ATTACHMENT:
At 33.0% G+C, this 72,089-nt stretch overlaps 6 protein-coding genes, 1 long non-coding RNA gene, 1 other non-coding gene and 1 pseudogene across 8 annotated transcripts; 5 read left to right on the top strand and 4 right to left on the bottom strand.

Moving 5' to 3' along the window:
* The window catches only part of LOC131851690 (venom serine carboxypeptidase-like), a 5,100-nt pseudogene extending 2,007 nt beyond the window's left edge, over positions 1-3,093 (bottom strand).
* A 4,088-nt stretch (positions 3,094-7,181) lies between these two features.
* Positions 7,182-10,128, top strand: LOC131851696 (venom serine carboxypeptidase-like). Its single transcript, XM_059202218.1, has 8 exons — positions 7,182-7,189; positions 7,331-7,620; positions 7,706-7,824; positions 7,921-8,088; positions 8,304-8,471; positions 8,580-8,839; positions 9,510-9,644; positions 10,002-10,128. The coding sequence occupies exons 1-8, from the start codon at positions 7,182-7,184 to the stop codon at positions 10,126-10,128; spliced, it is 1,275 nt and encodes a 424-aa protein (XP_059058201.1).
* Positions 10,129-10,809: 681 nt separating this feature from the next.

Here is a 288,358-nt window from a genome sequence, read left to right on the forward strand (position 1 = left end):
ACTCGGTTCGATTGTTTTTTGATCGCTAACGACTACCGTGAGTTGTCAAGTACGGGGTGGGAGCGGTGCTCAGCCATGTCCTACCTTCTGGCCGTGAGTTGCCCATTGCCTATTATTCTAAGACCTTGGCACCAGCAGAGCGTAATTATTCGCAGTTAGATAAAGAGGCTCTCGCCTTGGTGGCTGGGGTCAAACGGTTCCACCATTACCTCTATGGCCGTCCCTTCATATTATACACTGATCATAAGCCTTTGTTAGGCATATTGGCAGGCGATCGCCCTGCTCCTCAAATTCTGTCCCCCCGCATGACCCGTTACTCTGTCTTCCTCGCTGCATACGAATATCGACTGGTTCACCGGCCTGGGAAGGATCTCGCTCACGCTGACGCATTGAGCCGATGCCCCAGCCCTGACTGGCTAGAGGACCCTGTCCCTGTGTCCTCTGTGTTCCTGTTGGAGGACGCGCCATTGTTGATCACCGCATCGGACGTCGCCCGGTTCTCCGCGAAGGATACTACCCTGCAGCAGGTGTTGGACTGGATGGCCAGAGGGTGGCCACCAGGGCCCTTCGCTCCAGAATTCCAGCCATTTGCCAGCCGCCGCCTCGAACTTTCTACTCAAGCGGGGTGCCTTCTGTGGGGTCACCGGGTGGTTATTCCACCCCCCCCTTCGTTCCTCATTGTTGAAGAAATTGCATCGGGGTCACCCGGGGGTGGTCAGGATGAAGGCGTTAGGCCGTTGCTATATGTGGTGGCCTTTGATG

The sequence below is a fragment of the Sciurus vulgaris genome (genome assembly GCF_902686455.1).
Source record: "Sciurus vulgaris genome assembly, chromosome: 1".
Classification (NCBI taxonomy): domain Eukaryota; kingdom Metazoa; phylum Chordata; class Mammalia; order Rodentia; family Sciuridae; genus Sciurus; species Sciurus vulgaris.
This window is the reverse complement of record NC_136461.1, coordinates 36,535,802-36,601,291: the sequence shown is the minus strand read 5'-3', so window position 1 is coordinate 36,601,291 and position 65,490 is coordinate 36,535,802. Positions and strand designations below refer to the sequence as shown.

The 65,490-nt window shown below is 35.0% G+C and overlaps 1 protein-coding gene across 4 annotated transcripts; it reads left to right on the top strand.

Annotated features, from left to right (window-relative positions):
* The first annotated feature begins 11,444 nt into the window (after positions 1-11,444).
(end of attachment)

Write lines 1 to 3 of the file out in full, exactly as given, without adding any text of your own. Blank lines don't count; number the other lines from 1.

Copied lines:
At 33.0% G+C, this 72,089-nt stretch overlaps 6 protein-coding genes, 1 long non-coding RNA gene, 1 other non-coding gene and 1 pseudogene across 8 annotated transcripts; 5 read left to right on the top strand and 4 right to left on the bottom strand.

Moving 5' to 3' along the window:
* The window catches only part of LOC131851690 (venom serine carboxypeptidase-like), a 5,100-nt pseudogene extending 2,007 nt beyond the window's left edge, over positions 1-3,093 (bottom strand).